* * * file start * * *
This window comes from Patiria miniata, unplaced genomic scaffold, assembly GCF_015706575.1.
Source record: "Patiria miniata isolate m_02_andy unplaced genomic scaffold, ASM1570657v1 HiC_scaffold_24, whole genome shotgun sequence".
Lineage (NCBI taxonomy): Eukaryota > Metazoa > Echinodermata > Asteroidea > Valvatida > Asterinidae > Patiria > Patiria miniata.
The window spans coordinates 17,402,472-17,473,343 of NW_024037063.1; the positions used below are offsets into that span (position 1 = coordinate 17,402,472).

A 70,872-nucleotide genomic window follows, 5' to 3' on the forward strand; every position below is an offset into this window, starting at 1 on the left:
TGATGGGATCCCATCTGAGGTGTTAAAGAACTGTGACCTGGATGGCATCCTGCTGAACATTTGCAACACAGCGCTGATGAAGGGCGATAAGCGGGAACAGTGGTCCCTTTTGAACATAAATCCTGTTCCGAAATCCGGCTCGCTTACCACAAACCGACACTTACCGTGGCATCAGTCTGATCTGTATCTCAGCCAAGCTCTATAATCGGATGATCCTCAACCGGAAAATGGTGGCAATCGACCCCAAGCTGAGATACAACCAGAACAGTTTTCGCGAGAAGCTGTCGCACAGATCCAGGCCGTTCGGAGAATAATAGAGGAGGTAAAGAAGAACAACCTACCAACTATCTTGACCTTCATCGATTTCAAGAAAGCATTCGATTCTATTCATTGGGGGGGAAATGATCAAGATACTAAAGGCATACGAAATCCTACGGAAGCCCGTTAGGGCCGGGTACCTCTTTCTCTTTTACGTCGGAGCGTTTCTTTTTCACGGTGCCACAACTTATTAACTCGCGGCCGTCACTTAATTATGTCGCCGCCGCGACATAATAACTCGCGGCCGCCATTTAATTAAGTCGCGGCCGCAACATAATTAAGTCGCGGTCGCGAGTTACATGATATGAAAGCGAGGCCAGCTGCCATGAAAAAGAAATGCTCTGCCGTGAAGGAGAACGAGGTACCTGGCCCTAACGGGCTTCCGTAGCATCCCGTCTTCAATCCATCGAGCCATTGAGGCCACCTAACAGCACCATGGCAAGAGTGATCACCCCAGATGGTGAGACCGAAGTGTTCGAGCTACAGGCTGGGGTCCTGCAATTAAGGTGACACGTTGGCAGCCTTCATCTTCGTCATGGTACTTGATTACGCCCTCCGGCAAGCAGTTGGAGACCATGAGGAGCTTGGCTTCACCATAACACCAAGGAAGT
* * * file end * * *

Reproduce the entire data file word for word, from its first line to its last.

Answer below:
This window comes from Patiria miniata, unplaced genomic scaffold, assembly GCF_015706575.1.
Source record: "Patiria miniata isolate m_02_andy unplaced genomic scaffold, ASM1570657v1 HiC_scaffold_24, whole genome shotgun sequence".
Lineage (NCBI taxonomy): Eukaryota > Metazoa > Echinodermata > Asteroidea > Valvatida > Asterinidae > Patiria > Patiria miniata.
The window spans coordinates 17,402,472-17,473,343 of NW_024037063.1; the positions used below are offsets into that span (position 1 = coordinate 17,402,472).

A 70,872-nucleotide genomic window follows, 5' to 3' on the forward strand; every position below is an offset into this window, starting at 1 on the left:
TGATGGGATCCCATCTGAGGTGTTAAAGAACTGTGACCTGGATGGCATCCTGCTGAACATTTGCAACACAGCGCTGATGAAGGGCGATAAGCGGGAACAGTGGTCCCTTTTGAACATAAATCCTGTTCCGAAATCCGGCTCGCTTACCACAAACCGACACTTACCGTGGCATCAGTCTGATCTGTATCTCAGCCAAGCTCTATAATCGGATGATCCTCAACCGGAAAATGGTGGCAATCGACCCCAAGCTGAGATACAACCAGAACAGTTTTCGCGAGAAGCTGTCGCACAGATCCAGGCCGTTCGGAGAATAATAGAGGAGGTAAAGAAGAACAACCTACCAACTATCTTGACCTTCATCGATTTCAAGAAAGCATTCGATTCTATTCATTGGGGGGGAAATGATCAAGATACTAAAGGCATACGAAATCCTACGGAAGCCCGTTAGGGCCGGGTACCTCTTTCTCTTTTACGTCGGAGCGTTTCTTTTTCACGGTGCCACAACTTATTAACTCGCGGCCGTCACTTAATTATGTCGCCGCCGCGACATAATAACTCGCGGCCGCCATTTAATTAAGTCGCGGCCGCAACATAATTAAGTCGCGGTCGCGAGTTACATGATATGAAAGCGAGGCCAGCTGCCATGAAAAAGAAATGCTCTGCCGTGAAGGAGAACGAGGTACCTGGCCCTAACGGGCTTCCGTAGCATCCCGTCTTCAATCCATCGAGCCATTGAGGCCACCTAACAGCACCATGGCAAGAGTGATCACCCCAGATGGTGAGACCGAAGTGTTCGAGCTACAGGCTGGGGTCCTGCAATTAAGGTGACACGTTGGCAGCCTTCATCTTCGTCATGGTACTTGATTACGCCCTCCGGCAAGCAGTTGGAGACCATGAGGAGCTTGGCTTCACCATAACACCAAGGAAGT